07 Jun 2019

Alex Hems: Head's Blog June 7 2019

A2.SMY AlexHems096 Crop 250wI have just been spending the evening with St George’s Alumnae in London at a lively reunion at the Caledonian Club. As ever when I meet former students of the school I am impressed by the diversity in the routes that their lives have taken. Amongst those gathering last night were a retired army officer, a chartered surveyor, an architect, a BBC political journalist, a trainee clinical psychologist, a management consultant and a retired headmistress. Some were only a few years into their careers and others very much enjoying retirement. It was wonderful to hear talk of a 50 Years On reunion being planned, and requests for more alumnae events in general.

A chance encounter over Easter brought me into contact with an inspiring young woman who is passionate about enabling talented people, men as well as women, to work flexibly at a high level in all sorts of fields. Her organisation helps to place people within companies which have embraced the concept of flexible working and see the benefits of bringing committed, highly motivated, experienced individuals back into the work place on a part time or flexible basis. For some this may mean the opportunity to work from home, or to incorporate school drop-offs into their daily pattern; some may be caring for elderly relatives or young children but still have much to give professionally. Others, perhaps at an earlier stage in their careers may have a number of possible projects that they are exploring, none of which is yet a full-time occupation, or, at the other end of their working lives there will be those who wish to balance professional life with volunteering in their local communities.  Annie Auerbach’s recently released book Flex, addresses the issue of flexible working and what is necessary both in the workplace and in the home to make it successful. This is the landscape that our girls will be navigating as they move through their careers, and which our alumnae gathered in London last night are making their own.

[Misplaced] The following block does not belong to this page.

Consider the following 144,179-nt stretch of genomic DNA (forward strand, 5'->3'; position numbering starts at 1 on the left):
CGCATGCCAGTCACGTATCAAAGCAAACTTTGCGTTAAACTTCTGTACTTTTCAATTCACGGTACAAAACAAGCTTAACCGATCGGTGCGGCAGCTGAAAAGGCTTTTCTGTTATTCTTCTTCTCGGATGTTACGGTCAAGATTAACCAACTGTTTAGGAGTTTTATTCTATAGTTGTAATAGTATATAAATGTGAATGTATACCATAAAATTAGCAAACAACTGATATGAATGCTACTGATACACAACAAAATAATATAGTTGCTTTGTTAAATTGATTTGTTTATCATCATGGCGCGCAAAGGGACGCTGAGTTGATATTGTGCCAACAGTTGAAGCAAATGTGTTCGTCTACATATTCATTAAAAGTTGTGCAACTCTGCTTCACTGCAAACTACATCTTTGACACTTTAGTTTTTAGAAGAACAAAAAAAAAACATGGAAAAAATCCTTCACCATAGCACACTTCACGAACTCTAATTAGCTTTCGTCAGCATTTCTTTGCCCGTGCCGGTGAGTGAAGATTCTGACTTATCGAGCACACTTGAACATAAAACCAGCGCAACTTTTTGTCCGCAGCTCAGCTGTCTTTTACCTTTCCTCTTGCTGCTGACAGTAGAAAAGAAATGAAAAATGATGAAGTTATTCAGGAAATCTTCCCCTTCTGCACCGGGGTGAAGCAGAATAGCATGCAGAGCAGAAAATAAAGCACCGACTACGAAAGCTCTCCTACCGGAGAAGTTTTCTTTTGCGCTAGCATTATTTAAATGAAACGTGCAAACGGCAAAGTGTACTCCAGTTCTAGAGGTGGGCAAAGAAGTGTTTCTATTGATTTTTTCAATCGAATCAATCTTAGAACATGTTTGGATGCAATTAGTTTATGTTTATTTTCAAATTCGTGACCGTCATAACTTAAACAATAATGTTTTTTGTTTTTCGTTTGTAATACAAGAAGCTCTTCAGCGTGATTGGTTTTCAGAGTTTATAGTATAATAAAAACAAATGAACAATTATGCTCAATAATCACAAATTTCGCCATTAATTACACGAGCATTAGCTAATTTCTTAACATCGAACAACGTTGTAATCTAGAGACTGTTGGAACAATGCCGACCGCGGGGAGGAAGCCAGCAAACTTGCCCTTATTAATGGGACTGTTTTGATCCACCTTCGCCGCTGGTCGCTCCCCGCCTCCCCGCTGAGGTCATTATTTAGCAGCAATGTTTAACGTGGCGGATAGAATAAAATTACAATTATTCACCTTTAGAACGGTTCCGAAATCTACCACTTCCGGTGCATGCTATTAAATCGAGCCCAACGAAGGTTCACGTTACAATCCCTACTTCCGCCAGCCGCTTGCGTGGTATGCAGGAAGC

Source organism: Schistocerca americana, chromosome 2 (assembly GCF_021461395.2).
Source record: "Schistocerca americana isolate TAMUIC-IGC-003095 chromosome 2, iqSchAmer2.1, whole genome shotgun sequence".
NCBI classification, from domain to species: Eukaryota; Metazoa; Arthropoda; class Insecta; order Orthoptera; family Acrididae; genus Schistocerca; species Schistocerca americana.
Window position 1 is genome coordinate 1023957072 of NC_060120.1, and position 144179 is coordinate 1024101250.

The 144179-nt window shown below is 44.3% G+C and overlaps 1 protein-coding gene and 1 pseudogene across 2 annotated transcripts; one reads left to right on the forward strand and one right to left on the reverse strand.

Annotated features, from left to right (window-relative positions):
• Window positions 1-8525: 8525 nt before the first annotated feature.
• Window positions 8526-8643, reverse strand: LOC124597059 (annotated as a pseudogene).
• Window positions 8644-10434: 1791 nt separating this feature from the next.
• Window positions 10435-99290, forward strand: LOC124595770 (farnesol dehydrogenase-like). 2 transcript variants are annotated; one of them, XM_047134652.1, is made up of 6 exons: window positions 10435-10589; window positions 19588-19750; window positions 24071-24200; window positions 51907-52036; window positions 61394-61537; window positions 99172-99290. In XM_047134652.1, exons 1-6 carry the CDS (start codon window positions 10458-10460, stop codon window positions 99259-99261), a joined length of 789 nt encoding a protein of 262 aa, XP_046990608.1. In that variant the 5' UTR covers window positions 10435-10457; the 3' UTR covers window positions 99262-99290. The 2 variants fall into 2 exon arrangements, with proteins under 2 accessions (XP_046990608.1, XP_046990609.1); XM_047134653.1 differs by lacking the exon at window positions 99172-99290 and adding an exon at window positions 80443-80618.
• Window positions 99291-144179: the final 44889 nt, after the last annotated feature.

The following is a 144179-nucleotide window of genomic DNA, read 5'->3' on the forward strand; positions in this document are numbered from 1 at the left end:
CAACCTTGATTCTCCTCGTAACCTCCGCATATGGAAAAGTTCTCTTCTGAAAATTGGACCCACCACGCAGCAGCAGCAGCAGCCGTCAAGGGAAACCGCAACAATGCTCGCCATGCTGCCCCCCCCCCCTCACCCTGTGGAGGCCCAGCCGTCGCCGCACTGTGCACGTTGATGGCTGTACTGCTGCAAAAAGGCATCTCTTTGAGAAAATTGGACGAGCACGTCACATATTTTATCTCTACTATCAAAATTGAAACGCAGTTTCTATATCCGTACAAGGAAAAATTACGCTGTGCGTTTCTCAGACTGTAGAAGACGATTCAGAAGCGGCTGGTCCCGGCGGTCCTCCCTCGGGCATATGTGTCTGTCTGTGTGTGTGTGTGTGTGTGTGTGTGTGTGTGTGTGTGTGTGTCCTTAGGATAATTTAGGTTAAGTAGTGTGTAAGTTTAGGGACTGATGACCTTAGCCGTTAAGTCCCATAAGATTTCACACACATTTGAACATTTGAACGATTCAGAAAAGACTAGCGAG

On Wednesday our Lower Sixth students had their Lifelong Learning conference, which is designed to open their eyes to the variety of routes that are available to them, for which they will need to start to prepare. I am delighted that, in addition to contributions from higher education and employers, they also heard about the opportunities that Degree Apprenticeships can offer them, to achieve qualifications at the same time as gaining hands-on experience of working life with some of the UK’s top employers. In the evening Lower Sixth parents heard from the Sixth Form team and from members of the Upper Sixth about the support that we put in place in school to guide the girls through their applications in the coming year. It was heartening to hear from the girls themselves about the variety of courses and destinations that they have chosen, and to hear how discerning they are in identifying reasons for making their choices.

I am delighted that through the work of our Foundation Office, and with the generous support of the Old Girls’ Association, we have been able to launch Network St G’s this year, a network for life for all our students, which will enable them to connect with others across generations of St George’s leavers, to offer support, seek mentoring and advice and also to give back to the current school community. Women need one another in the workplace; we need to set an example by embracing flexibility where we can, striking the balance of course between the needs of the organisation of those of the employee. When I returned to work full time, entrusting our small children to my husband’s excellent care, my fiercest critics were other women, who were not slow to hint that I might be less of a mother for making that choice. Apart from my husband, other women have also been my most loyal supporters. We will all find our own routes through life. It is increasingly clear that these routes will be much less linear than many career paths have been hitherto, which is in itself very exciting, but raises other challenges, and I am so glad that St George’s girls have a network of potential support to draw upon at any stage in their future journeys.

Mrs Alex Hems MA Oxon
Head, St George's School for Girls, Edinburgh

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